Image Processing Reference
between bias and fly number in our estimates ( Figure 1 ). While the raw output overestimates
the number of flies on a patch at low fly numbers, it tends to underestimate fly numbers
when there are more flies on a patch (Blob bias: est = − 0.034, df = 442,173, t = − 309.1, P < 0.001).
However, TABU does show evidence of a consistent bias towards over-counting, which be-
comes slightly stronger at high numbers of flies (Tabu bias: est = 0.0075375, df = 495,300,
t = 71.67, P < 0.001). Application of the Tabu algorithm reduces the number of spurious patch
joining and leaving events to about 30% over the raw blob data ( Table 1 ). However, even for
the TABU output, the number of inferred joining and leaving events is still more than 2 × the
actual data, offering potential for improvement through subsequent application of ML.
FIGURE 1 Heat map of the distribution of per-fly over- and under-counts ( D ) as function of
the number of flies on a patch for each frame across five test videos.
We now investigate whether application of ML methods to our TABU trajectories can identi-
fy miscalled blob counts B N . Threefold cross-validation model-fit results are shown in Table 2 .
Here algorithms were trained using a period of 10 K frames. We see that all models have an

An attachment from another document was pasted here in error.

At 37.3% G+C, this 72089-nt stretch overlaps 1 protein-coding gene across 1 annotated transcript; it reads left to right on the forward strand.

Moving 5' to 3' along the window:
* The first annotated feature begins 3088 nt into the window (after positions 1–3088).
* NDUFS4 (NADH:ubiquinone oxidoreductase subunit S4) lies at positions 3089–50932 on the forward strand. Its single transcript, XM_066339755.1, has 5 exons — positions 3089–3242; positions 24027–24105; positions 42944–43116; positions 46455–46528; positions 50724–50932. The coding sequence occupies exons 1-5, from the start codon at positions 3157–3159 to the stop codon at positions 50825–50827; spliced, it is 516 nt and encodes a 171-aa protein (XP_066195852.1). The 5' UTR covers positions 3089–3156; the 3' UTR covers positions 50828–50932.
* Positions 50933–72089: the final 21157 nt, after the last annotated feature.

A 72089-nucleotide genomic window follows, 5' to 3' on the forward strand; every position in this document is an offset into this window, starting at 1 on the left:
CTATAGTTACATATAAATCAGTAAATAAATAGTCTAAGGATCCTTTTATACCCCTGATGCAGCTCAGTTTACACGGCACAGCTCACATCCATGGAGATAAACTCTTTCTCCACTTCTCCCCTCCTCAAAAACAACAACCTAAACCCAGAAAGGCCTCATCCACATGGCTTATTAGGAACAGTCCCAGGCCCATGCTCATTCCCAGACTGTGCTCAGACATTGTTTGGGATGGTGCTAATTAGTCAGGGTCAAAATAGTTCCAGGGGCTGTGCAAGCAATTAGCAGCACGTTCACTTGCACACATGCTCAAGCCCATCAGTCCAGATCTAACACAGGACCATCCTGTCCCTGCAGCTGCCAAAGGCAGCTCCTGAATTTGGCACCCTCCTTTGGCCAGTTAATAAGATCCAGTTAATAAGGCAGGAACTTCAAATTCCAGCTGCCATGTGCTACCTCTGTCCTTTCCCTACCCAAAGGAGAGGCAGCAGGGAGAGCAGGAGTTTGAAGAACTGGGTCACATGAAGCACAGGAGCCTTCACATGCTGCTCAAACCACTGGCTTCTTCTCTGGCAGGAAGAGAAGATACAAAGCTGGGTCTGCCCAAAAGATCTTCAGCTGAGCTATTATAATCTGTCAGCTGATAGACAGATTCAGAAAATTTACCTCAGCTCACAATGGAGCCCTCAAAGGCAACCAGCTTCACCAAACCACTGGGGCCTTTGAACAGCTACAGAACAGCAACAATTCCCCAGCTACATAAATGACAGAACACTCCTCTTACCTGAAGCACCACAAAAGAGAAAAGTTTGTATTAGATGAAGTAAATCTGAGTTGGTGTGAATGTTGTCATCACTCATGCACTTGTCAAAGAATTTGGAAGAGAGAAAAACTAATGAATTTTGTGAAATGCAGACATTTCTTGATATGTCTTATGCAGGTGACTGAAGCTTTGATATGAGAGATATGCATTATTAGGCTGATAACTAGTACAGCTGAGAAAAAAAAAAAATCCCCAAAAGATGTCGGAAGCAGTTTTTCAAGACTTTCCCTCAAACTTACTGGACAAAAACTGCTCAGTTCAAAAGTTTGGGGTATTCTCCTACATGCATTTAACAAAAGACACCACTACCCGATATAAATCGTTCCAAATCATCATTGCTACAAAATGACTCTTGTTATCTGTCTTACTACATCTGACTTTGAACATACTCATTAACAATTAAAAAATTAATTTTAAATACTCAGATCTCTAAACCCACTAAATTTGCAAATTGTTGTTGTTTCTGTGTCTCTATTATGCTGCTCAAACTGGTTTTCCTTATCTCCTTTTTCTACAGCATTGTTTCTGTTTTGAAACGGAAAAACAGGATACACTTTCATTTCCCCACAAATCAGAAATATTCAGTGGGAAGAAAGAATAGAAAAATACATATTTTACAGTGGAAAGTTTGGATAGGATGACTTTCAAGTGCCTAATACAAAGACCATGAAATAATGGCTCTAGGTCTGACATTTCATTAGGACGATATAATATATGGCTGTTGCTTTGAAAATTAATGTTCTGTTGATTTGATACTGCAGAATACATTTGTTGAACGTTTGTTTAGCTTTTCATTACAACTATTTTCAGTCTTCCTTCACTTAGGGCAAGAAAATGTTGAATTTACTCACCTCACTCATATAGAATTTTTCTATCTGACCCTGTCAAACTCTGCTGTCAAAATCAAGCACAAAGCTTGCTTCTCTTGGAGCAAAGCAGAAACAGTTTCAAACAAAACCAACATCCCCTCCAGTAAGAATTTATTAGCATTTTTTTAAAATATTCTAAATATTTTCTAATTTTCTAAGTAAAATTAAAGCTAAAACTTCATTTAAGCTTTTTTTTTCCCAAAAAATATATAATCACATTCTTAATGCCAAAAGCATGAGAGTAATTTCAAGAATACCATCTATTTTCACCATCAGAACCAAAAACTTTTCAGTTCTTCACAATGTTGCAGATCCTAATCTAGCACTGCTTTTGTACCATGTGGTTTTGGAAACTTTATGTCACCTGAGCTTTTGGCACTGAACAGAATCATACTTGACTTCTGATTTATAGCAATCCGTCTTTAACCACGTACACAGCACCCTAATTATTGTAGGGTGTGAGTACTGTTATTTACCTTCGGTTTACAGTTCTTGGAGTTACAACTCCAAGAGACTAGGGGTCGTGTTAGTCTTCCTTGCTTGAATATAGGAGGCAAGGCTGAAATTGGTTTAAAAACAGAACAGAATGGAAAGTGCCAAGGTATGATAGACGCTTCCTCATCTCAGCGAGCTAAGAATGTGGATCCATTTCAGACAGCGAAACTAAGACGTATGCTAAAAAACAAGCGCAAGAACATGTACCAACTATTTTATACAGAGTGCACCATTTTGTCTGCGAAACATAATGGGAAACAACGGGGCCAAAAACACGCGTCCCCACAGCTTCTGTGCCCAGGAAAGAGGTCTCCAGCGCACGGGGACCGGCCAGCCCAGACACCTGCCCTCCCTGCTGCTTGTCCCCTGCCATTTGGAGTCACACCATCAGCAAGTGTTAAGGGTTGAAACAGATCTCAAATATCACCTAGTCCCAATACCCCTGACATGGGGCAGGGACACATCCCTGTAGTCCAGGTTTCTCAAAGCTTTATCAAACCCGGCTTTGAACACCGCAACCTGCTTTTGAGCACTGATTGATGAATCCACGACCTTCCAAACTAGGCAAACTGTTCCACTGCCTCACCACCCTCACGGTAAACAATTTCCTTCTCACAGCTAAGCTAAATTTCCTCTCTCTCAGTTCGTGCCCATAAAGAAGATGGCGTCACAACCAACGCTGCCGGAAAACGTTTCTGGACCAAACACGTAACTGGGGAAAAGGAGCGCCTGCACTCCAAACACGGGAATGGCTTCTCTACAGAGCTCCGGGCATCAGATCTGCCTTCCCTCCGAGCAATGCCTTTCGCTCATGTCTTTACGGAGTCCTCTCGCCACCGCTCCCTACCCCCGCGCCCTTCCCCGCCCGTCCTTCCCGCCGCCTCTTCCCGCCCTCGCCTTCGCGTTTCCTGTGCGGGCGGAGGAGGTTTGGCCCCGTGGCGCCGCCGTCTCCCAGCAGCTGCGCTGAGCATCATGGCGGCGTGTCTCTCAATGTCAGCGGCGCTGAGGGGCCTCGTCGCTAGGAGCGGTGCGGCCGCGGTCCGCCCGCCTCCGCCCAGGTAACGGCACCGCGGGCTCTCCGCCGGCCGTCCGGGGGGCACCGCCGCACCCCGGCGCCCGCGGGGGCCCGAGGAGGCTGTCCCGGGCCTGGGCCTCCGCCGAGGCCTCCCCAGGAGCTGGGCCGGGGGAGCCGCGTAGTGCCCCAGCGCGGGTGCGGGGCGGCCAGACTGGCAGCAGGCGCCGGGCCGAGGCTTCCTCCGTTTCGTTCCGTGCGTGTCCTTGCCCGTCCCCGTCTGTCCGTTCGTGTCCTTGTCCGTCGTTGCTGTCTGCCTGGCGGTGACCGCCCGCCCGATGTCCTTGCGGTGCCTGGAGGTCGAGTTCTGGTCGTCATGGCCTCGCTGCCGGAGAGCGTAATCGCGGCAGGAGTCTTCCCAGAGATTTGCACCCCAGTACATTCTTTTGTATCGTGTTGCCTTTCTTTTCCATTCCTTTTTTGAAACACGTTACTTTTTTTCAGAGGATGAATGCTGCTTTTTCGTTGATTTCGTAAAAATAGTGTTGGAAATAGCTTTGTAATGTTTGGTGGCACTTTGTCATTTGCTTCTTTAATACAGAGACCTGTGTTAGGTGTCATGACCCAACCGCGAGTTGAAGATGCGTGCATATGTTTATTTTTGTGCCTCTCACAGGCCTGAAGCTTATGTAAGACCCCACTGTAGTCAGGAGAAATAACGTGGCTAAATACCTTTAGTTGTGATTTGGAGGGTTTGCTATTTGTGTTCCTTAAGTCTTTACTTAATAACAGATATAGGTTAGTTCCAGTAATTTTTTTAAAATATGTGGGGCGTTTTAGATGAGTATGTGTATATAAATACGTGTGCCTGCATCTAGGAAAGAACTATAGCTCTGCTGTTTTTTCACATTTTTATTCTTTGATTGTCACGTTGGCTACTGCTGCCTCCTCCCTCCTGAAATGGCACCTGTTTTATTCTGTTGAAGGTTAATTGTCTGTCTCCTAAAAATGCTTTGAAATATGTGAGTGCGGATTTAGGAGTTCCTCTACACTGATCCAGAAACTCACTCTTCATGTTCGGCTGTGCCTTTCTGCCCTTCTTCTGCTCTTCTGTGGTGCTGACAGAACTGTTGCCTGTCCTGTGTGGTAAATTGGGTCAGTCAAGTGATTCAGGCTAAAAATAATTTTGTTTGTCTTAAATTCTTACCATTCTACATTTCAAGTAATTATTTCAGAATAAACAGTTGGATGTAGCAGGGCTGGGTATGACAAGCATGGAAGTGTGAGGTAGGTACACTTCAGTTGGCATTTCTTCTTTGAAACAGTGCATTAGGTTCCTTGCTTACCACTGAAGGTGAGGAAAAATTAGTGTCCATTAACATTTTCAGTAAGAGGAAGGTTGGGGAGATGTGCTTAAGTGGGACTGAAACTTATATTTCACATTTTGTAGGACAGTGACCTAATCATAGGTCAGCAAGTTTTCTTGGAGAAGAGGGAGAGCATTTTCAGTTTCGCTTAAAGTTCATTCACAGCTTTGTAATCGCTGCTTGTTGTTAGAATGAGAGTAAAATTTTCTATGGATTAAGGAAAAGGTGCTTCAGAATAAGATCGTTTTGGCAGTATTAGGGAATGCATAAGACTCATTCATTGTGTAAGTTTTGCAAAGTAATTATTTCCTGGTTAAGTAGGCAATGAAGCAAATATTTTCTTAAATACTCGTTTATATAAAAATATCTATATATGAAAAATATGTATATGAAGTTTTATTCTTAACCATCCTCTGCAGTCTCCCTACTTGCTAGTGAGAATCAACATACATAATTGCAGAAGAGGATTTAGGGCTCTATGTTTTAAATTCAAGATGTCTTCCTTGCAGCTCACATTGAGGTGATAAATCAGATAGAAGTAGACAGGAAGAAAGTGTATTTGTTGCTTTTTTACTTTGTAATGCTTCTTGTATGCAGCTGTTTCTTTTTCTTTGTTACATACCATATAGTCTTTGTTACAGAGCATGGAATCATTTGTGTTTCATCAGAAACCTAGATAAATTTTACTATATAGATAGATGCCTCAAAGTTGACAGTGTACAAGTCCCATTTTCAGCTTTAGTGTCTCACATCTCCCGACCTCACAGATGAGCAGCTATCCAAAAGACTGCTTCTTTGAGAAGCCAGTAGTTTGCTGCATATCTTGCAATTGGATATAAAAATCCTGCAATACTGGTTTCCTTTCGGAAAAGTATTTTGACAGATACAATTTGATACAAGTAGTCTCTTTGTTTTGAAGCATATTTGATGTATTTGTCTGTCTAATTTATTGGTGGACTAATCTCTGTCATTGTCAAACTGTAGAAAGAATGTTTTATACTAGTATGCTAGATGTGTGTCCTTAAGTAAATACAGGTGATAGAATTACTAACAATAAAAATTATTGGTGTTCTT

accuracy above 0.98. The two SVM models rank highly on almost all metrics, while logistic re-
gression ranks poorly on most metrics. While JAABA is not top ranked on any metric, we note
that it performs very well overall.
Performance Measures of ML Algorithms for Multifly Calling on Threefold Cross Validation
Accuracy Sensitivity Specificity Precision AUC
The accuracy, sensitivity, specificity, and area under the curve scores are shown for each. Ranks among ML meth-
ods for each performance score are given in brackets.
The critical practical question is whether models trained on one part of a video will be
equally effective when applied to later periods of the same video, or to completely new video.
Fly behavior is known to change over time, and varies among different genotypes and in dif-
ferent social contexts. We tested the performance of all algorithms on four videos that were not
used in the training of the algorithm. This included different genotypes and sex ratios, as well
as slightly different lighting and focus, than the algorithms were trained on. Results are shown
in Table 3 . The performance of all ML methods dropped slightly under these new conditions.
All the ML methods improved upon the trajectory input data from TABU. The performance